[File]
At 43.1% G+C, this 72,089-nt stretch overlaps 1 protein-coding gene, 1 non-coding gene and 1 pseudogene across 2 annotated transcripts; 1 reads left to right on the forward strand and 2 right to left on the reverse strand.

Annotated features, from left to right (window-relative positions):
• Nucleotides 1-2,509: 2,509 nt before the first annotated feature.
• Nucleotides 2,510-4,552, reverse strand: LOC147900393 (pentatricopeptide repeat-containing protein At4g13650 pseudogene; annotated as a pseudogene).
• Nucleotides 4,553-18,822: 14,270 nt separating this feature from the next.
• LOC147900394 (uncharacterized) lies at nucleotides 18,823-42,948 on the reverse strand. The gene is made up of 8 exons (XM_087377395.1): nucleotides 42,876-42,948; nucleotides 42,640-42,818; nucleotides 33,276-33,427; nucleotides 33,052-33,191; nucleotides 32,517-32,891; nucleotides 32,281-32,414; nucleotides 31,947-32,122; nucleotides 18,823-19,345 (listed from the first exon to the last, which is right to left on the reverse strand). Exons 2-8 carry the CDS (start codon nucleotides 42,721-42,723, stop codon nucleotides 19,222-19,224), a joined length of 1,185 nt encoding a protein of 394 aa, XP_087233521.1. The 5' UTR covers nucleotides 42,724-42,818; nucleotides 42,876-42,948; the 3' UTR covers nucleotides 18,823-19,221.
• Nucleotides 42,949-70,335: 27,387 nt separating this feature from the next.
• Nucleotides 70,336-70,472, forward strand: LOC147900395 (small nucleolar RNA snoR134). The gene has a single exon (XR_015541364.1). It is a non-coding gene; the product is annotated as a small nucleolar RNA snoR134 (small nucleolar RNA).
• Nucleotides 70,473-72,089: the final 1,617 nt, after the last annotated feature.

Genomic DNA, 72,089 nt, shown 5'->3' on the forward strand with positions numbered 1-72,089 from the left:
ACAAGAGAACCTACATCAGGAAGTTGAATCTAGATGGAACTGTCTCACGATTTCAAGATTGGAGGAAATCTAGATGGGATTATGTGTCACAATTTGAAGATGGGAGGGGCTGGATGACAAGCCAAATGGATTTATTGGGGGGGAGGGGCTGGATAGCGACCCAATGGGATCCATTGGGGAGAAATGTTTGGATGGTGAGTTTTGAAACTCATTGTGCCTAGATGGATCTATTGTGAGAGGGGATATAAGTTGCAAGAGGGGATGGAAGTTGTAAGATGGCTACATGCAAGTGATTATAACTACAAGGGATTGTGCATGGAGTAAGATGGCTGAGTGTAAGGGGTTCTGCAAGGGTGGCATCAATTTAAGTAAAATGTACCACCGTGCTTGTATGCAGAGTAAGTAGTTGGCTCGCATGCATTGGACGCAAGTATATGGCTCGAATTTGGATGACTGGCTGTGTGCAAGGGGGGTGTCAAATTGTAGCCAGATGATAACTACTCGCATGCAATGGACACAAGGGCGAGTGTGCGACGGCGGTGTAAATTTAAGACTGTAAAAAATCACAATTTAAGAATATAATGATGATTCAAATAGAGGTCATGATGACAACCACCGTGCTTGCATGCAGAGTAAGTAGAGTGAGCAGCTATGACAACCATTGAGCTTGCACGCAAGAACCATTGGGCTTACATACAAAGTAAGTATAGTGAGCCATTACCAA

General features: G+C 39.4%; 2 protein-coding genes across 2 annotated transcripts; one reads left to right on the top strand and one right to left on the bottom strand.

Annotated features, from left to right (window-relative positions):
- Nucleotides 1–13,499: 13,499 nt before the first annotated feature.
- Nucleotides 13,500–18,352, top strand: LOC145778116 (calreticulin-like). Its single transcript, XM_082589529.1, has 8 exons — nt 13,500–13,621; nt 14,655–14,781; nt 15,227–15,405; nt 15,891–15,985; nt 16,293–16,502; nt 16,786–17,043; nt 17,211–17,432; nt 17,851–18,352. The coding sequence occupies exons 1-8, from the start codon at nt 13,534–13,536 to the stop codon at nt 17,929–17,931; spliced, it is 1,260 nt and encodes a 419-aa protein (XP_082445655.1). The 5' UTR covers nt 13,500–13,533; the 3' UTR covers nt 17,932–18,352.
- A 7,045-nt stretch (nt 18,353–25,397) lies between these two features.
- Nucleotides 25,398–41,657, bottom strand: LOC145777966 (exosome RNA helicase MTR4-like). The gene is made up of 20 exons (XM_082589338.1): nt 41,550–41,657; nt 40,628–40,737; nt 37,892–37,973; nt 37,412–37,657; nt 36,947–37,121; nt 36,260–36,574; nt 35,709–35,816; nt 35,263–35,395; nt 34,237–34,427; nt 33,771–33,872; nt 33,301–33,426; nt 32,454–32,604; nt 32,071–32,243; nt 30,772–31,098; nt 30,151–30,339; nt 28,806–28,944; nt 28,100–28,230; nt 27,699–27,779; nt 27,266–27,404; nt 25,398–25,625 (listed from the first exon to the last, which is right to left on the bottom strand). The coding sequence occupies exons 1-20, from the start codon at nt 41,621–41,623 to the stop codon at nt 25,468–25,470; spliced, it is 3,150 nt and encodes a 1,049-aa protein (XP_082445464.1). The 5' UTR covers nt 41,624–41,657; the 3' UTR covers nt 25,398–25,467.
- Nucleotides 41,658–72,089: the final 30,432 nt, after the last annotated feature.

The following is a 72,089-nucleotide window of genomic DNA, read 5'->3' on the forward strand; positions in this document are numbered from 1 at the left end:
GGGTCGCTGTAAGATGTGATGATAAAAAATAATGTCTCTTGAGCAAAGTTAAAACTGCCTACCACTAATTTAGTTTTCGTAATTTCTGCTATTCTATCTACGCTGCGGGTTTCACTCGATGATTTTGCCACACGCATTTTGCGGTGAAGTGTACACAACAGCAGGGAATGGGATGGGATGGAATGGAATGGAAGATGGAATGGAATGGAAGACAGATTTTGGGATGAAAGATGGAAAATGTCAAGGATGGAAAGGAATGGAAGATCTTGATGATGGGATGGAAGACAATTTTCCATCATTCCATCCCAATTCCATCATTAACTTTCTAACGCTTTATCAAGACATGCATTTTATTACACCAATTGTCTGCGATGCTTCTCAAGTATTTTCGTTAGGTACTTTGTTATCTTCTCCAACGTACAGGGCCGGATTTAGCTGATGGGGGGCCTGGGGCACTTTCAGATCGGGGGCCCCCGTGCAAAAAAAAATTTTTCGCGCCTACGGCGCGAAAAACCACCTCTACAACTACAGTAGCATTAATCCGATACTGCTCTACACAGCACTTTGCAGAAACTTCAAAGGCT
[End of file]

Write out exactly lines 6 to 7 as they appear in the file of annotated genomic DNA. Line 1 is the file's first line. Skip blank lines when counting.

• LOC147900394 (uncharacterized) lies at nucleotides 18,823-42,948 on the reverse strand. The gene is made up of 8 exons (XM_087377395.1): nucleotides 42,876-42,948; nucleotides 42,640-42,818; nucleotides 33,276-33,427; nucleotides 33,052-33,191; nucleotides 32,517-32,891; nucleotides 32,281-32,414; nucleotides 31,947-32,122; nucleotides 18,823-19,345 (listed from the first exon to the last, which is right to left on the reverse strand). Exons 2-8 carry the CDS (start codon nucleotides 42,721-42,723, stop codon nucleotides 19,222-19,224), a joined length of 1,185 nt encoding a protein of 394 aa, XP_087233521.1. The 5' UTR covers nucleotides 42,724-42,818; nucleotides 42,876-42,948; the 3' UTR covers nucleotides 18,823-19,221.
• Nucleotides 42,949-70,335: 27,387 nt separating this feature from the next.